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Girl stays in school without shots
Judge says Liverpool district must admit child until court rules on mother's case.

By John O'Brien

A Liverpool kindergarten pupil can continue going to school without having state-mandated immunizations because of her mother's religious belief that all medicines violate the sacredness of the body, a federal judge has ruled.

U.S. District Judge Frederick Scullin issued a preliminary injunction Monday against the Liverpool school district, barring it from keeping Victoria Turner from attending Liverpool Elementary School at least until he decides the case after a trial.

A lawyer for the school district said the case was the first of many such claims during the past year from parents seeking religious exemptions to the immunization requirement.

Scullin found that evidence at a hearing in October showed Victoria's mother, Kelly Turner, was likely to succeed in her lawsuit, in which she claimed Victoria should get a religious exemption from a state health law requiring that all schoolchildren be immunized against childhood diseases.

Kelly Turner "has minimally provided sufficient support for a finding that her views are 'truly held,' " Scullin wrote in a 19-page decision. "The court concludes that (she) has established a likelihood of success on the merits."

"She's ecstatic," said Turner's lawyer, Samuel Young, after informing her Monday of Scullin's decision. Young is handling the case for the New York Civil Liberties Union. "The court found that her beliefs are more than scientific or health-related, but that they occupy a place in her life which is typically that of one's religion."

The school district contended Turner's concerns were based not on a religious belief, but on the scientific or philosophical teachings of the Congregation of Universal Wisdom, which is led by chiropractors. A physician for the district told district officials that a child who was not immunized against disease would pose a "serious health threat" not only to that child, but to the immunized students and staff at the school.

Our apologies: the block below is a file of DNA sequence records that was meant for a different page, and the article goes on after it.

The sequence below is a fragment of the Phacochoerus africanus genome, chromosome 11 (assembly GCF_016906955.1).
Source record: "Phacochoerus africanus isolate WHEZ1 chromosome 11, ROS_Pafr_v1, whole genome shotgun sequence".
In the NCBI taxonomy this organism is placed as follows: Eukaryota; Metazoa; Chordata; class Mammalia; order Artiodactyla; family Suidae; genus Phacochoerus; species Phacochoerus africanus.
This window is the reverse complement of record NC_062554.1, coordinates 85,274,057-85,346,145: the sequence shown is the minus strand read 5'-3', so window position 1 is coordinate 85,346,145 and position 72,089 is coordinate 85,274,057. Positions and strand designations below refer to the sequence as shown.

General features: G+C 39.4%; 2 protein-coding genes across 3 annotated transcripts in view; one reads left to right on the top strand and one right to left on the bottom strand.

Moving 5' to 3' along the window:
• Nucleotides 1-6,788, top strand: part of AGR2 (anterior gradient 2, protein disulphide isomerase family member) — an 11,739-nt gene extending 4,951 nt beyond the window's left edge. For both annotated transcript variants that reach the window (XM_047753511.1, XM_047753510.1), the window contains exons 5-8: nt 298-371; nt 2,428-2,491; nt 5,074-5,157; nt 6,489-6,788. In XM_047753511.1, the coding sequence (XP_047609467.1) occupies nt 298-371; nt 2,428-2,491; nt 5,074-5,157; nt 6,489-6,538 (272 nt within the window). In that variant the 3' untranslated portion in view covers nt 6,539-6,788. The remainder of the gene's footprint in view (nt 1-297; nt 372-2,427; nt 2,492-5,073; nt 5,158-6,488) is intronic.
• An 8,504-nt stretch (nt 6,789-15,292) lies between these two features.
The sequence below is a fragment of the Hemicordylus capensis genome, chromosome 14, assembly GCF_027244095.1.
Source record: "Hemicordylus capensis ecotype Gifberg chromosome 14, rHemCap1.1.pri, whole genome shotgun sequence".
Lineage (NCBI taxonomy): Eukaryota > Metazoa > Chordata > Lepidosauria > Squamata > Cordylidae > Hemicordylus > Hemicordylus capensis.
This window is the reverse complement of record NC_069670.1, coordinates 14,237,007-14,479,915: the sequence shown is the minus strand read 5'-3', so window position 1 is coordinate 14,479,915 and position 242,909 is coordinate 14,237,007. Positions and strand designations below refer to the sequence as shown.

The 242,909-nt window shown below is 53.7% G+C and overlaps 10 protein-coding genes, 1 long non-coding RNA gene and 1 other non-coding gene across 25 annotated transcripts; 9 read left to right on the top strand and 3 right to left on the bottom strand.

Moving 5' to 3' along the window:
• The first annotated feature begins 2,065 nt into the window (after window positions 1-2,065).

Victoria Turner has been attending kindergarten since the beginning of school despite not having inoculations. Scullin ruled last year that the district had to allow her to attend school while the lawsuit was pending.

"She's been perfectly healthy throughout the school year, and as far as I know, everyone else has, also," Young said.

Scullin ruled in Turner's favor, despite finding that her testimony about her religious beliefs was "inconsistent and ever-evolving."

The district's lawyer, Dennis O'Hara, said at least a half-dozen similar claims have been made by parents seeking religious exemptions in other local school districts, and that the outcome of Turner's case will determine which way those cases go.

"The court's analysis apparently means that anyone who opposes immunization and claims that this opposition is religious will be entitled to an exemption," O'Hara said. "Such a low threshold has potentially serious public health implications. We need to pursue this case to its end to determine if that analysis is, in fact, the law."

In a full trial, the Turner case could turn out differently, O'Hara said.

Federal courts have refused to recognize a group of chiropractors with a belief against immunization as a religion. But Scullin said Turner followed the Congregation of Universal Wisdom's teachings as though they were a religion.

Turner, 34, has worked since 1990 as a chiropractic assistant. She testified at the hearing that she started following the tenets of the Congregation of Universal Wisdom in 1990, and became a certified member in 1996.

She called the practice of medicine a pagan religion, partly because doctors take the Hippocratic oath, which she said praises gods or goddesses.

Wednesday, March 14, 2001

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